In past posts, we’ve offered up best practices for using social media in your job search. That’s because more and more recruiters and hiring managers are utilizing social networks to learn about and even contact potential candidates.
While most know how to lock down their profiles through privacy settings on sites like Facebook and Twitter, LinkedIn is a little different. The point there being that the information you’re putting on the site is critical and relevant to your job search; therefore, your picture should also be professional and relevant to your job search. Even with your career transparency on LinkedIn, for all three sites (or however many you may be using), your profile picture is the one constant that’s nearly always visible.
“Your image is conveyed through your photograph, and it’s part of the first impression you make on others,” says Barbara Pachter, a business communications and etiquette expert who’s authored numerous books on the topic of social media professionalism. “You want to post a photograph that is professionally appropriate. You want to look like a credible, approachable person, not like you just came from the beach.”
The beach would be a treat, honestly. Some of the photos I see? For shame, people, for shame I say. So let’s go through some examples of what you should and shouldn’t be doing in your profile picture.
- Use a head shot. This means that it should be head and shoulders, highlighting your face. It should not be some weird photo from a party.
- Your photo should be flattering. Who wouldn’t want to be portrayed in the best light? However, this doesn’t mean you should use butter on the lens to give that soft glamour-shot style effect.
- Your face is the focus, not the background. Again, this is a headshot. That means you posing near the Great Wall is probably not the best choice for a main picture. Is it cool? Absolutely. Professional? Not unless you’re an ancient bricklayer. Keep your face in focus too – there’s nothing worse than a blurry photo. Well…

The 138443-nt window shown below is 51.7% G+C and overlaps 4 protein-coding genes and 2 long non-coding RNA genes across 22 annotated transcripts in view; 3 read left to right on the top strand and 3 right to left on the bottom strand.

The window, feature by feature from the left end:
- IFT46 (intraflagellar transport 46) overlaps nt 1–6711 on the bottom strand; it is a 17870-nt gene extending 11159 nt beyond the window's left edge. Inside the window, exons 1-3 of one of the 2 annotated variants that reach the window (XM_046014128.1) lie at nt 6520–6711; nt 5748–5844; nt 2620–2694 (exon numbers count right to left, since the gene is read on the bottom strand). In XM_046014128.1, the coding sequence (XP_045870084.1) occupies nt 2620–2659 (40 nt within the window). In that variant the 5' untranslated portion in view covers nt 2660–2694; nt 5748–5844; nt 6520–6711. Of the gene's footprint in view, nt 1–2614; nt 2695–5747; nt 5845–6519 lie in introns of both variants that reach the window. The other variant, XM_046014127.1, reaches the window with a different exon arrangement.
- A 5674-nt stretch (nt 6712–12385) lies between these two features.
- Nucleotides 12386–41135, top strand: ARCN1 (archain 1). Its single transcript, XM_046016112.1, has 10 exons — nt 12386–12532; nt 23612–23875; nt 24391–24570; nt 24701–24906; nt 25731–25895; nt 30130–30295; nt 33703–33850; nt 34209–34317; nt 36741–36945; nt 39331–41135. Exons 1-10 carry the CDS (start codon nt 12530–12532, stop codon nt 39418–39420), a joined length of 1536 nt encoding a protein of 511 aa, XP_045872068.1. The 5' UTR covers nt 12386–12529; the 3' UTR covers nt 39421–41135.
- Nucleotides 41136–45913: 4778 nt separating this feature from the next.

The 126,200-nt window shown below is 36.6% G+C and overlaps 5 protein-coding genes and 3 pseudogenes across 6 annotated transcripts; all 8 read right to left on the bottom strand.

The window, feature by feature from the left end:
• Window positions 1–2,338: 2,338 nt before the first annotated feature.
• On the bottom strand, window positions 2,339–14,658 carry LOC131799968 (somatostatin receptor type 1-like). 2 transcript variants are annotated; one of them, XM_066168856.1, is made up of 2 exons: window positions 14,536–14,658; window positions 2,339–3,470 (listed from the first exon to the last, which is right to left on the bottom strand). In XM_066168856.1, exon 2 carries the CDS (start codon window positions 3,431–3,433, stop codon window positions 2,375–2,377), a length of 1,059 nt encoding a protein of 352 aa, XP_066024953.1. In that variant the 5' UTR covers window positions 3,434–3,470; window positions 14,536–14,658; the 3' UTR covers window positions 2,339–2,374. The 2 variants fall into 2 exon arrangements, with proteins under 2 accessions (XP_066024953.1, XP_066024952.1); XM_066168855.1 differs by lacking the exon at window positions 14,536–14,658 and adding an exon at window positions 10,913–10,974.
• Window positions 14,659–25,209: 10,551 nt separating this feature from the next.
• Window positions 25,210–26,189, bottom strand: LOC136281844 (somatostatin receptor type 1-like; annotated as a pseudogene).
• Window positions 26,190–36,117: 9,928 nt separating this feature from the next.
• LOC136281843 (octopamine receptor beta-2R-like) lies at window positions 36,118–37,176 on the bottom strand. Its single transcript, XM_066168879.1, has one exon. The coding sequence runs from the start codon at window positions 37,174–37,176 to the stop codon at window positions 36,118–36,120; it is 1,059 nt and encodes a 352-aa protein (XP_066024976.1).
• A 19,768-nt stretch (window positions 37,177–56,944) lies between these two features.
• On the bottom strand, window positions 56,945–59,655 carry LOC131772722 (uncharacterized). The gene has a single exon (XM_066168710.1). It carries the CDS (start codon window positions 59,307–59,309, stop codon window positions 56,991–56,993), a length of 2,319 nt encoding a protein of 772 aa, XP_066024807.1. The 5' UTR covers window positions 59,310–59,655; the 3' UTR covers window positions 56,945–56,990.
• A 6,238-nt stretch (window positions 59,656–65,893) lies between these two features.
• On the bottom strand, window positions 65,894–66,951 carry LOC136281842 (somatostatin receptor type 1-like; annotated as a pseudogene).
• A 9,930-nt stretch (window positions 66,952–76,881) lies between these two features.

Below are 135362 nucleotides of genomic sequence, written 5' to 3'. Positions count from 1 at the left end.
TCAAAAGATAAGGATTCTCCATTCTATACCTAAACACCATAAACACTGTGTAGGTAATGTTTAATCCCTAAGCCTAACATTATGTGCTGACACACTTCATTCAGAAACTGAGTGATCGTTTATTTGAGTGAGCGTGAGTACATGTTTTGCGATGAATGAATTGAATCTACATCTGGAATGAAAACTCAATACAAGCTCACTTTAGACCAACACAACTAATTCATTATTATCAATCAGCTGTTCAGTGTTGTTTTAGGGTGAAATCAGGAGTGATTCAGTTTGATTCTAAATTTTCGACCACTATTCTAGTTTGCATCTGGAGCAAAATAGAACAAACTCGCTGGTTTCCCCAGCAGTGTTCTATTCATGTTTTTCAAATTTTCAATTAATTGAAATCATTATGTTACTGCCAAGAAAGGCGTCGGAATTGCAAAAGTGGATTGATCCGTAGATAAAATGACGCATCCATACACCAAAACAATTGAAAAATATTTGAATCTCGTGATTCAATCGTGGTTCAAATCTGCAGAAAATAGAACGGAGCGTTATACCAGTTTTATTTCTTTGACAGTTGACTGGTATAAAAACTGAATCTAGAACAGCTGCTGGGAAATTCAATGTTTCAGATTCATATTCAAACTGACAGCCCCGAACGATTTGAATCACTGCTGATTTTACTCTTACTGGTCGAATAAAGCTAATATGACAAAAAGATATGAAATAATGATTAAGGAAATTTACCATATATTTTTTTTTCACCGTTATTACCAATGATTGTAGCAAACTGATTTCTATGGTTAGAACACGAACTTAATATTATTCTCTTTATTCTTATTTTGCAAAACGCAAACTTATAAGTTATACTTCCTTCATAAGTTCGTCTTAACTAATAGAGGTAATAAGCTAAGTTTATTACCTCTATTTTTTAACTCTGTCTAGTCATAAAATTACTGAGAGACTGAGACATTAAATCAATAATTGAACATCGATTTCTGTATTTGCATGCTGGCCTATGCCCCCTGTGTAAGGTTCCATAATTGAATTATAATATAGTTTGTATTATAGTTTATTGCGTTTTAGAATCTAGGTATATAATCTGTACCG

- Be fully-clothed. The amount of people I’ve seen without clothes or who post images of others sans clothing is appalling. Remember, your profile is seen by everyone, so clean up your act and keep the more risqué photos for “Missed Connections.”
- Don’t make any funny faces. Pachter says, “If you are frowning or scowling, why would someone want to hire or work with you?” This is equally true for those who try to use more suggestive pictures. What kind of work would an employer assume you’re interested in? So while this ties in with No. 4, I still see photos of people with clothes on who are making weird goofy faces. A smile will work nicely, thank you.
- Keep your photo current. Make sure your photo actually looks like you. Stop using a photo that you love from 5+ years ago. Again, not only is this off-putting, but if people meet you and realize you’re being deceptive, why would they trust you as an employee?
- Find a photographer. Whether you pay or find a friend or student to take your photo, it’ll be better than your mirrored self-portrait with your phone or a webcam shot. Trust me, the effort in having a professional shot will be worth the trouble in setting it up.
The moral of the story is this: If your account is locked down, put up any drunken/Halloween/inappropriate photos you want in your “Shameful Moments” gallery. But keep your profile image respectable, even if you are not using it as part of your job search. Google and other search engines will pull in your profile images when recruiters or managers search your social profiles (especially Google+).